Did you have the experience of being out in the garden and discovered an enormous white C-shaped grub that has a distinctive brown head and six legs arranged close to the head?
If you’re a victim, you’ve probably been in contact with the larva of the scarab beetle (family: Scarabaeidae) often referred to as a “curl grub”.
Many gardeners are worried that these massive larvae could harm plants.
What exactly do you think of curl grubs? Should you be worried when you find them in your yard?
What is curl grubs?
Curl grubs change to scarab beetles.
There are over thirty thousand species of scarab flies all over the world. Australia has more than 2,300 species of this species, including the iridescent christmas beetles (Anoplognathus) the, stunningly rhinoceros-horned beetles (Dynastinae), and the beautiful flower Chafers (Cetoniinae).
While adults may be the most visible age, the scarabs live the majority of their lives as larvae, residing underground or in decaying wood.
Curl grubs can be a fantastic food source for birds that are hungry. Shutterstock
The larvae of Scarab may help the ecosystem
The soil-dwelling larvae of scarabs can help aerate soils and to disperse seeds.
The species that consume decaying material help to recycle nutrients and maintain soil health.
Most larvae of the scarab are huge and packed with proteins and fats. They are a great source of food for hungry birds.
Apart from being essential for ecosystems, they also play an important role in festivals of culture.
For instance, the ancient Egyptians were known to worship the sun with the representation of the dung beetle that rolled a ball.
In Australia, colorful Christmas beetles have traditionally signalled the start of the Christmas season.
The numbers of Christmas beetles have diminished over the last couple of years, possibly due to the loss of habitat.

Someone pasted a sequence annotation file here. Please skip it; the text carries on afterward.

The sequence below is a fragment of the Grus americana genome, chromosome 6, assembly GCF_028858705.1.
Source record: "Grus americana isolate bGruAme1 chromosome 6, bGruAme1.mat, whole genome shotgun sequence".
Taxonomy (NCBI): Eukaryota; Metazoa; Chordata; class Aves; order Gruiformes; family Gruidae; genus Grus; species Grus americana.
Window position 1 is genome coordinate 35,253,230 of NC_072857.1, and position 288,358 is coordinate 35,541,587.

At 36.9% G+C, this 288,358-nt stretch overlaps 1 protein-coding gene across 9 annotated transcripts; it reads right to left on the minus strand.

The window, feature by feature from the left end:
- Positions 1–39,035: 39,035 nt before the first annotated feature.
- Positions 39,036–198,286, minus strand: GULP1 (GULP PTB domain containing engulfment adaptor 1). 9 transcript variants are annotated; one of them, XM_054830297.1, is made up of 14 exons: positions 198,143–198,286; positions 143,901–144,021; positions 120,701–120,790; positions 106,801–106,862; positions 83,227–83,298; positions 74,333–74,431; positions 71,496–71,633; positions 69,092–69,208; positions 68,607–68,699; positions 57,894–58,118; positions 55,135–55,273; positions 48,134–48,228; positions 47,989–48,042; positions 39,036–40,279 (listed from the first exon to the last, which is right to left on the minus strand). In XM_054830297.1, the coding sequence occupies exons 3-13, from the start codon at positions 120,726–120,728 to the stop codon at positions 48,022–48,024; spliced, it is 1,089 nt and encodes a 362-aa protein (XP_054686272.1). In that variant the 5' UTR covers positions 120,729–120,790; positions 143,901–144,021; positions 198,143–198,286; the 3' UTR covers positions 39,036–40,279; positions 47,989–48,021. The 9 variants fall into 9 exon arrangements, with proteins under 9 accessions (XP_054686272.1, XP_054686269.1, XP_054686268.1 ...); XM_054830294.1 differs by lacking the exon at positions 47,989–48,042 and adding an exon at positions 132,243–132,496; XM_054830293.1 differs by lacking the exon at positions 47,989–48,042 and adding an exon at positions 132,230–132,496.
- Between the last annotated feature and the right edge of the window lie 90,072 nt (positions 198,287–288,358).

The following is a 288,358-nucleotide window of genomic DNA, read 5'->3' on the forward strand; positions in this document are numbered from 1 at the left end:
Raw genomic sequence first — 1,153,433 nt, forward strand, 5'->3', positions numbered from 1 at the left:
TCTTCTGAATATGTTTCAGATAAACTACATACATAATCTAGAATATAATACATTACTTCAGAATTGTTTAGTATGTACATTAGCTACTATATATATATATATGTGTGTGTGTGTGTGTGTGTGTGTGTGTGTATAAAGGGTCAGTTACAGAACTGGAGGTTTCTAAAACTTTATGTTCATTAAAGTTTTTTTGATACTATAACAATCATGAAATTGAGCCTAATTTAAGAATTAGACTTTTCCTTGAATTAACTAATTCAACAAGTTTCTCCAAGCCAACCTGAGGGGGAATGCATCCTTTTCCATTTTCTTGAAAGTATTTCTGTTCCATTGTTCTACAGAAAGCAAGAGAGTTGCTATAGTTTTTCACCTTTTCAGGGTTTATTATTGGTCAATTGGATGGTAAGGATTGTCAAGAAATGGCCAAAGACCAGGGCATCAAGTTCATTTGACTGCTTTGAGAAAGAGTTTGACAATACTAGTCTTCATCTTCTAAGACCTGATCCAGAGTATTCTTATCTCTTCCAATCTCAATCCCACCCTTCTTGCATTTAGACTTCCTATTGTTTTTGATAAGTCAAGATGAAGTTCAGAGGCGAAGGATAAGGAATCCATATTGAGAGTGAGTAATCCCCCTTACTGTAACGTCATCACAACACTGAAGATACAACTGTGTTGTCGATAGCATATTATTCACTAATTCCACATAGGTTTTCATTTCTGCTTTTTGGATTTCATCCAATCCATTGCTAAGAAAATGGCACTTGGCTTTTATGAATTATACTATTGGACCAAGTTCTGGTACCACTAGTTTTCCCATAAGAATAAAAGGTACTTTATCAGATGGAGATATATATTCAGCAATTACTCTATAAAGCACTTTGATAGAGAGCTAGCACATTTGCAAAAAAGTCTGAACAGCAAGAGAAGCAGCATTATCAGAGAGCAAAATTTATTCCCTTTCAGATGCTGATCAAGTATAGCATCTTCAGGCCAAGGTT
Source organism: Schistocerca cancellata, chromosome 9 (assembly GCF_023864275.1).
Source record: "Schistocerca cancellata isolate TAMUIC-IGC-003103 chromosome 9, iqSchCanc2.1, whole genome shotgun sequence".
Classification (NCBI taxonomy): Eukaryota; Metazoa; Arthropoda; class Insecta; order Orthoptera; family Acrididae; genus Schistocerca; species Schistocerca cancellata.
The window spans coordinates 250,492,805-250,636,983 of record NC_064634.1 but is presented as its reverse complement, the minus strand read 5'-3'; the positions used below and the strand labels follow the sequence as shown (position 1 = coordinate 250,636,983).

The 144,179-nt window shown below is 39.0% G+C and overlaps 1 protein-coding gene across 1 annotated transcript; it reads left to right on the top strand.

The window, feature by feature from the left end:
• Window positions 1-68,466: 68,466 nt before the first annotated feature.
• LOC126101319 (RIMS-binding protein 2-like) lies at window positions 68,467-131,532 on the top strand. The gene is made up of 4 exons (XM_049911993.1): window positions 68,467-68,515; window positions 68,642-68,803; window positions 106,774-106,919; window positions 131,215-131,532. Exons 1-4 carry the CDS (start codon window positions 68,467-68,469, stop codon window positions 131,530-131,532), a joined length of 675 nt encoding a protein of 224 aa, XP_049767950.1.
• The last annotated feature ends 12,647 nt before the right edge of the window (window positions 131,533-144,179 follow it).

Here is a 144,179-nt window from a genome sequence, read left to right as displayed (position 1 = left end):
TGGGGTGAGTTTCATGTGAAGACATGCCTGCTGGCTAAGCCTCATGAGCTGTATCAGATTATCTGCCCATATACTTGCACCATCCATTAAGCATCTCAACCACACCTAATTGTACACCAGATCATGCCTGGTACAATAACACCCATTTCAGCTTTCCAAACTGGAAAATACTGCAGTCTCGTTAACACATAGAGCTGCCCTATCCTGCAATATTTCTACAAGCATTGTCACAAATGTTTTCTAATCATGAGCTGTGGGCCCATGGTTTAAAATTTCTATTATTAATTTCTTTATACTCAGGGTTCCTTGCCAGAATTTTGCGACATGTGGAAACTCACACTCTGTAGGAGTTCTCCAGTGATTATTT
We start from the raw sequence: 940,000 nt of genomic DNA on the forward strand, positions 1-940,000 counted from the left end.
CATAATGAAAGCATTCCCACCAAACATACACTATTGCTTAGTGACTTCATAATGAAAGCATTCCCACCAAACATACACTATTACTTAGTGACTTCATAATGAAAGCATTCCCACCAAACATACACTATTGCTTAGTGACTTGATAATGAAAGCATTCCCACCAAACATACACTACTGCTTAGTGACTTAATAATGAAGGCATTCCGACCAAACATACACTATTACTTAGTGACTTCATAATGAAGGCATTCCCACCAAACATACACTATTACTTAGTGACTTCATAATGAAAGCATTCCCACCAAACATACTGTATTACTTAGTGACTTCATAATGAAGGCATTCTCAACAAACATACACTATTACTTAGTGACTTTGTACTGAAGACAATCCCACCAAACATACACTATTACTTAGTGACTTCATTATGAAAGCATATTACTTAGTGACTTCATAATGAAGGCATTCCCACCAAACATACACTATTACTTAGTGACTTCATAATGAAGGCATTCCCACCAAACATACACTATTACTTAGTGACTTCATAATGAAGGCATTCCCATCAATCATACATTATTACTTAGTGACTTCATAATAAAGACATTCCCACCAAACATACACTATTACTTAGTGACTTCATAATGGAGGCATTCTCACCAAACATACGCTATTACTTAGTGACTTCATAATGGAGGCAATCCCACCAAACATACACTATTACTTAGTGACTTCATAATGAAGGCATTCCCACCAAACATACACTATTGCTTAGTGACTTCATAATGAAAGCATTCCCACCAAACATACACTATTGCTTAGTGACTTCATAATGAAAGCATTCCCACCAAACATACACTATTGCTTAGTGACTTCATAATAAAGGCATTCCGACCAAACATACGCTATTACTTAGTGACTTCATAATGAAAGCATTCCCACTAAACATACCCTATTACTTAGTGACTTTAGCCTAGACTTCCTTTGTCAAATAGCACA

Are the curls grubs in my garden damaging my plants?
The majority of scarab larvae consume grass roots, and can cause damage to plants if there’s large number of them.
In Australia In Australia, the Argentine lawn scarab and the African black beetle are both invasive pests which cause significant destruction to lawns and pastures.
Native scarabs can be a nuisance in the right conditions.
For instance the time that Europeans began to plant sugar cane (a kind of grass) and then converting native grasslands into pastures, numerous native Australian scarabs discovered an abundance of food source and were then declared insects.
We know very little about the diet habits of the many native scarab larvae, which includes those found in gardens.
Many common garden species, such as the beautifully designed fiddler beetle ( Eupoecila australasiae), are able to be a source of decaying wood and aren’t likely to cause harm to garden plants.
The species that eat roots will not be in the normal environment.
Plants are quite resilient and many will be able to endure losing a little amount of their roots in the case of beetle larvae. Even when they cause damage to plants, grubs with curls could help keep soil healthy through the nutrients and aeration.
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Most plants can handle losing a small number of their roots to beetle larvae. Shutterstock
What can I do to determine whether I have good or bad beetle larvae in my yard?
However, identifying scarab’s larvae is a challenge. A lot of the characteristics we use to differentiate groups apart are hard to discern without magnifying. Although there are identification guides for the larvae of scarabs discovered in the pastures, however, there are no identification guides for scarabs that are found in home gardens.
As identification may not be feasible, the most reliable guide to determine if scarab larvae pose a threat within your yard is to check the condition that your plant. Roots damaged by damage can become yellow or wilt.